on warbling from a to d [ari-up to devendra banhart]


Some deaths are bludgeoning and Ari-Up’s recent dying was one such. You can hear why just by listening to that great first album, Cut [1979], the maddened monkeying in heaven singularity of her manifested voice on ‘New Town’ etc. All those sounds went in to me so faithfully and long ago that really I don’t need to hear them from without as it were.

However, listening to ‘I Heard It Through the Grapevine’ today sounded more like tomorrow than yesterday; striking for one of the least digitally conceived songs ever [despite its very crisp production]…

I realised too that the warbling Continue reading “on warbling from a to d [ari-up to devendra banhart]”

on being uncagey about john, uk tour of cage exhibition into 2011

John Cage Ryoanji 17 February 1988 -pencil on Japanese handmade paper (ph Guy Mannes-Abbott)

Every Day is a Good Day [just say it, try… ]

This complete show of John Cage’s paintings and drawings is one that you need to go see, be with in real time and place. It’s not only that it doesn’t reproduce well [despite there being a very good catalogue with excellent reproductions newly photographed in it here or here] or that I’ve badly scanned one of my favourite delicate drawings done -in place of meditation- with more than one pencil around stones that were special to Cage [the allusion is to the famous dry stone garden at Ryoan-ji, Kyoto] but that until you’ve journeyed to stand before them, share their space you haven’t actually seen them.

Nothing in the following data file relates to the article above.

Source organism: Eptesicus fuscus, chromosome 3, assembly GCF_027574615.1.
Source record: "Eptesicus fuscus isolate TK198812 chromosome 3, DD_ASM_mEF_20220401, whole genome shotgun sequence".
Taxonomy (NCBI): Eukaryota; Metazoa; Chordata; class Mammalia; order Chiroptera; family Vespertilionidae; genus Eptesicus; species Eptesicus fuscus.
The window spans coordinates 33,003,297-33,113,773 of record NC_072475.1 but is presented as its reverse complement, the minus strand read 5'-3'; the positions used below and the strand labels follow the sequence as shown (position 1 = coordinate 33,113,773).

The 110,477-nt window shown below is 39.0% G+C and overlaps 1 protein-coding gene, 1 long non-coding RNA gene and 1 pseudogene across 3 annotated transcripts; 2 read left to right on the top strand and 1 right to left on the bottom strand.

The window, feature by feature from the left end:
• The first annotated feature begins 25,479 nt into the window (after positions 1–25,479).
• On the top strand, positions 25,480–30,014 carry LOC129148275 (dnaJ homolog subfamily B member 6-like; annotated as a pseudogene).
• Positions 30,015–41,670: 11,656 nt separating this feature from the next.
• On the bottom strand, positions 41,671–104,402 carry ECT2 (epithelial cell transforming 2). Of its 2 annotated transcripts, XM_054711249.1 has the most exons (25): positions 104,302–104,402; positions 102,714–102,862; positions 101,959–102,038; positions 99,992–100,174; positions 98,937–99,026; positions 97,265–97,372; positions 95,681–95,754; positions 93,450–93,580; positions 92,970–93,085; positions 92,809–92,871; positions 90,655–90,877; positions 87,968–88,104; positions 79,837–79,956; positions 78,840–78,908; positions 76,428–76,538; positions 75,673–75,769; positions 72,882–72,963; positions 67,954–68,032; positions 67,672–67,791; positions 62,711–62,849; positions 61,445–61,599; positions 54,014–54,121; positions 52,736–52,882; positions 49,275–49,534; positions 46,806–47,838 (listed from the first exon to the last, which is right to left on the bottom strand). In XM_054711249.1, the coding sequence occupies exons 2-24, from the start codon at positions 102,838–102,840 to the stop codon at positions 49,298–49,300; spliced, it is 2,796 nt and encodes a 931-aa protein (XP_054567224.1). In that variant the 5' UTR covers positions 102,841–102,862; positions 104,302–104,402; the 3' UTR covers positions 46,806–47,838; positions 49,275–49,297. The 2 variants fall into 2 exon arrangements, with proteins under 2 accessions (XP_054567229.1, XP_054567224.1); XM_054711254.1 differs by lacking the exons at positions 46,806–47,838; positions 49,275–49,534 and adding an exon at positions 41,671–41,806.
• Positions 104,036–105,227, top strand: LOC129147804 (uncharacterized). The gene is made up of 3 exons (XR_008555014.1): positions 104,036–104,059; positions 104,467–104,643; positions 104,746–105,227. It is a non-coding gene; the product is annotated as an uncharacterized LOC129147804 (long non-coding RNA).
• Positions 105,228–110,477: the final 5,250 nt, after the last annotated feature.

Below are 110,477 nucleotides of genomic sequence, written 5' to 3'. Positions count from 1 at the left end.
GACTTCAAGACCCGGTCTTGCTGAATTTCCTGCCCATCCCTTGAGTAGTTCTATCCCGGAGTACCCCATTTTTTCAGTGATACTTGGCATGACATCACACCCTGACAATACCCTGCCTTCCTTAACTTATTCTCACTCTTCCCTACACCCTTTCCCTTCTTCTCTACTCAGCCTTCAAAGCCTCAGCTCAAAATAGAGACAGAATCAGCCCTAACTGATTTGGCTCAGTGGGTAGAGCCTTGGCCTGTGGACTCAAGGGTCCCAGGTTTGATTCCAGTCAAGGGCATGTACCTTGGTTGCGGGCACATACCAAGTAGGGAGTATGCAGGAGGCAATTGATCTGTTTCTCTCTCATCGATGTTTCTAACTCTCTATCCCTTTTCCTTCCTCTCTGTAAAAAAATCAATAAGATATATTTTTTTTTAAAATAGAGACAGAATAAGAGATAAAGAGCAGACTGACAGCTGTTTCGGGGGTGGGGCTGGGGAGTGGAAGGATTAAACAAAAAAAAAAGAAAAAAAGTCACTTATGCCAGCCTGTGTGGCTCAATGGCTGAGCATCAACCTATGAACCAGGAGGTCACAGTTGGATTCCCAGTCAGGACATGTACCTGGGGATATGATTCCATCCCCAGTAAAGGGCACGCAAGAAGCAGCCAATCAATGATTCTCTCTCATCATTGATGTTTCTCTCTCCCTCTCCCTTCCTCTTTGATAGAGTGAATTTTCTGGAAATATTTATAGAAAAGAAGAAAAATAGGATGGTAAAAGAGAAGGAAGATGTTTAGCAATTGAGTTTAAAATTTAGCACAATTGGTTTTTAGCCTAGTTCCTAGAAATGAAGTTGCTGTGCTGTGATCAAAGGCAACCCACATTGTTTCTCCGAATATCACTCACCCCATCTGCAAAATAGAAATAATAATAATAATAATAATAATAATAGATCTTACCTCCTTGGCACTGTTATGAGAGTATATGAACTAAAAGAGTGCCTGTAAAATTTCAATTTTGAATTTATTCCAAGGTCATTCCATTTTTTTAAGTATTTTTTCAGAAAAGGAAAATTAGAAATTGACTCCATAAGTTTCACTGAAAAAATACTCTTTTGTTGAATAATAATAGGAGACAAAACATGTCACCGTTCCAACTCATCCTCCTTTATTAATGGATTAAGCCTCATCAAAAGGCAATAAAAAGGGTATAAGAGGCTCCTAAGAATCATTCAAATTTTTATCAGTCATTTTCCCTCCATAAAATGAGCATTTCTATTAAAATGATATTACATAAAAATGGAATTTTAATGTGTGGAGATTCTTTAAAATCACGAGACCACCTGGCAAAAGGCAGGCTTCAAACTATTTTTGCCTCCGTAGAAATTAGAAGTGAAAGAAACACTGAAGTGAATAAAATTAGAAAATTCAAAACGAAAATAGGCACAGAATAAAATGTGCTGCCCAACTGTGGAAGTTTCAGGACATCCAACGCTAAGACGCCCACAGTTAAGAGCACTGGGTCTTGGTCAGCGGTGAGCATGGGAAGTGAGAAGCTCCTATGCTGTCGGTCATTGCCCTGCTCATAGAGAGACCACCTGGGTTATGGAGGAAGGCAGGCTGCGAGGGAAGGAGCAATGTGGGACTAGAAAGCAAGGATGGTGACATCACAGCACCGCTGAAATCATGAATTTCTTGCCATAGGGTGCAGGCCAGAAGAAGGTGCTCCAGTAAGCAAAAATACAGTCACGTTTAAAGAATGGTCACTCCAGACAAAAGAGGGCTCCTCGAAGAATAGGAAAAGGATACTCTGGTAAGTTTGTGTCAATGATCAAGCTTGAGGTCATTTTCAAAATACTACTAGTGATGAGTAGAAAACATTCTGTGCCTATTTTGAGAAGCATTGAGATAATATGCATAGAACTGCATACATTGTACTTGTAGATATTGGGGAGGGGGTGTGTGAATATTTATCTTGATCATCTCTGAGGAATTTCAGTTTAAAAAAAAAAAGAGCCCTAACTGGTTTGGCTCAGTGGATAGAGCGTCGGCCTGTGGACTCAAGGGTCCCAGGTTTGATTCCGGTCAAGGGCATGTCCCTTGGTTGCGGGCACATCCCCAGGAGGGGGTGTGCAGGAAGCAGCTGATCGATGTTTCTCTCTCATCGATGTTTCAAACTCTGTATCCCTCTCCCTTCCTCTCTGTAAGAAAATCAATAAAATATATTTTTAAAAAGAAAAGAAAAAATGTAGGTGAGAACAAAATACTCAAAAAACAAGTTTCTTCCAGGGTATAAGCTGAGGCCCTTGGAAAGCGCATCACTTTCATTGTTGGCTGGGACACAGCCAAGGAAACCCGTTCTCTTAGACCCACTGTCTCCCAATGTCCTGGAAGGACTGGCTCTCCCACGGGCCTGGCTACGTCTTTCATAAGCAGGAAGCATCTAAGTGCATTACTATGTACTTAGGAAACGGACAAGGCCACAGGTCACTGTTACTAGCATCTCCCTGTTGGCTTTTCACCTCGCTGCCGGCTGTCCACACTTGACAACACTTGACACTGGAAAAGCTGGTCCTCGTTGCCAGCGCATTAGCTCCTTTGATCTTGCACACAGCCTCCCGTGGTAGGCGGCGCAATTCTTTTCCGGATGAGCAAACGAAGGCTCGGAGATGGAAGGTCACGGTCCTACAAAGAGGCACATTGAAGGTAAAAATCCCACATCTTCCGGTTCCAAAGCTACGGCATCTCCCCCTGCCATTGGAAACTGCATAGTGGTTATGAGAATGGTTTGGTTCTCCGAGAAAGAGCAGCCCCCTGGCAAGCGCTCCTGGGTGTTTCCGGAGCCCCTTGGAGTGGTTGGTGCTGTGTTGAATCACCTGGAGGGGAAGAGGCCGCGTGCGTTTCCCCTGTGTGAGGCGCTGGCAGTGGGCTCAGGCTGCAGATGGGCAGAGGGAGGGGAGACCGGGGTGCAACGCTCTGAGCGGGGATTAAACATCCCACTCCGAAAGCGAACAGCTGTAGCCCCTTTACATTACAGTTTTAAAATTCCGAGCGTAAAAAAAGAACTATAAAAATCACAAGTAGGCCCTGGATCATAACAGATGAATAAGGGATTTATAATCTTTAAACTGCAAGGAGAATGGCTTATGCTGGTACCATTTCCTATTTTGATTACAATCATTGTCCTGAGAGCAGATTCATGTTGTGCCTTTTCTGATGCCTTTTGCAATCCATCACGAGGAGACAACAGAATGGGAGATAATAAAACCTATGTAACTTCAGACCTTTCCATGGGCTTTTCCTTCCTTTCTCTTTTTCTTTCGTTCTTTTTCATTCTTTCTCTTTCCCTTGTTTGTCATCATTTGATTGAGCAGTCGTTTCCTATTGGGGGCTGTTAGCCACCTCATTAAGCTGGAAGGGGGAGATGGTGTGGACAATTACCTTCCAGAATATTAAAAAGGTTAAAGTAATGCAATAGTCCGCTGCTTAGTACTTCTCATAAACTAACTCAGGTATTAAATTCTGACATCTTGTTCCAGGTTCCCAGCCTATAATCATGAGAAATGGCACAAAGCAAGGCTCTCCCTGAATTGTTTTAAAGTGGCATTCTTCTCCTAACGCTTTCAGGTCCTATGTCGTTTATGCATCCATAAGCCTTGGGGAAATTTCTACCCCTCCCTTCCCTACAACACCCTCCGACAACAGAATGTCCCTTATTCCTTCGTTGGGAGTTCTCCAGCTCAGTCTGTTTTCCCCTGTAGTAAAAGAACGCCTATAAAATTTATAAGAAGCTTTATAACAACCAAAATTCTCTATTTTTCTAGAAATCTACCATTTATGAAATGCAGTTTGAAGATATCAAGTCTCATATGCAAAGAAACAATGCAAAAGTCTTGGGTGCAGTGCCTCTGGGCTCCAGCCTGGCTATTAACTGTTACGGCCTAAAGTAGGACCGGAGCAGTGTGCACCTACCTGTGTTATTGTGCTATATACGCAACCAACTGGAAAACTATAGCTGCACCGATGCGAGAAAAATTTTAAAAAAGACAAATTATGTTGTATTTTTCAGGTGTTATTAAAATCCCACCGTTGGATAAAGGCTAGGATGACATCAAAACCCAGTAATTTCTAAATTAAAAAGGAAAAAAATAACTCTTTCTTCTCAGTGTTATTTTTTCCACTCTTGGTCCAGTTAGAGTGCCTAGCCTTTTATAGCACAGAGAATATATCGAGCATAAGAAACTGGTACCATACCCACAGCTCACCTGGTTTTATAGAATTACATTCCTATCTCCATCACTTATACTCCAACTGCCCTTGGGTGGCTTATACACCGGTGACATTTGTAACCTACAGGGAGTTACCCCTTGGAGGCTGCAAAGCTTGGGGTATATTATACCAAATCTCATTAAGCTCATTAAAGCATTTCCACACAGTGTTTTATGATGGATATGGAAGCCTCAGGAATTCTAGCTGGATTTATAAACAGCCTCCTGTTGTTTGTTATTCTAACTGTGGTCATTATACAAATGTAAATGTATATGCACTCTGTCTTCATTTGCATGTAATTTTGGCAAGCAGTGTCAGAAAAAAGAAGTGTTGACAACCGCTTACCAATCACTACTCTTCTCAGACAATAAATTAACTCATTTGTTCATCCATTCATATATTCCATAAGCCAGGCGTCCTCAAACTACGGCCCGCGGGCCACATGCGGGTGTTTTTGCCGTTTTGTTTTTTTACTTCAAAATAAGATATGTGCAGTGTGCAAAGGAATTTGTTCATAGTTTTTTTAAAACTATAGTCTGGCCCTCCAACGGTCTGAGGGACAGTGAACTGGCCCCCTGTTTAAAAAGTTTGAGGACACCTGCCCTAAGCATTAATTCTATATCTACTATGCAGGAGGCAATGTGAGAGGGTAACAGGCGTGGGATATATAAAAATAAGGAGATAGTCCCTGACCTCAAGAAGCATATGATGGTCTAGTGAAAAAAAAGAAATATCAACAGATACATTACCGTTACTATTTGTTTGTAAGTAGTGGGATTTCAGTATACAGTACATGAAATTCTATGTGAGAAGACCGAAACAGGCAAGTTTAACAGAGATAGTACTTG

I loved this exhibition of works for their affective simplicity -openness, lack of guile- and transforming leap from the disciplined procedures that generated them to their qualities as visual art. Continue reading “on being uncagey about john, uk tour of cage exhibition into 2011”

preface to epitaph, anne carson and nox in london nov 2010

 

Anne Carson Iceland 2009 [Photo Einar Falur Ingolfsson]

[Notes on Carson’s London reading of Nox, a couple of years after the last advertised event -in the wake of Decreation and also at SBC- was cancelled. They posted themselves raw a few days ago, here they are at least spell-checked…]

The first and easy thing to say about my obvious need to catch Anne Carson reading in London [Southbank Centre Poetry International Festival opening event Tuesday Nov 3] is that having gone only to see/hear the most significant poet in the English language actually read, perform, be in public the whole event was an instructive delight.

Carson was the last on of 6 poets, all of whom were worth seeing/hearing -if not memorable as such or as yet- but notable for me Continue reading “preface to epitaph, anne carson and nox in london nov 2010”

on getting well soon, amin maalouf’s origins 2008

 

AM: “what I would like to do is leave ajar the door to my office”
Amin Maalouf had only just got started with a nice blog [here] before that same blog announced on March 13th, 2010; “As some of his friends already know, Amin has had some health concerns that have kept him away from this blog for the last few months. He hopes to be back soon, and he extends to everybody his heartfelt apologies and his best regards.”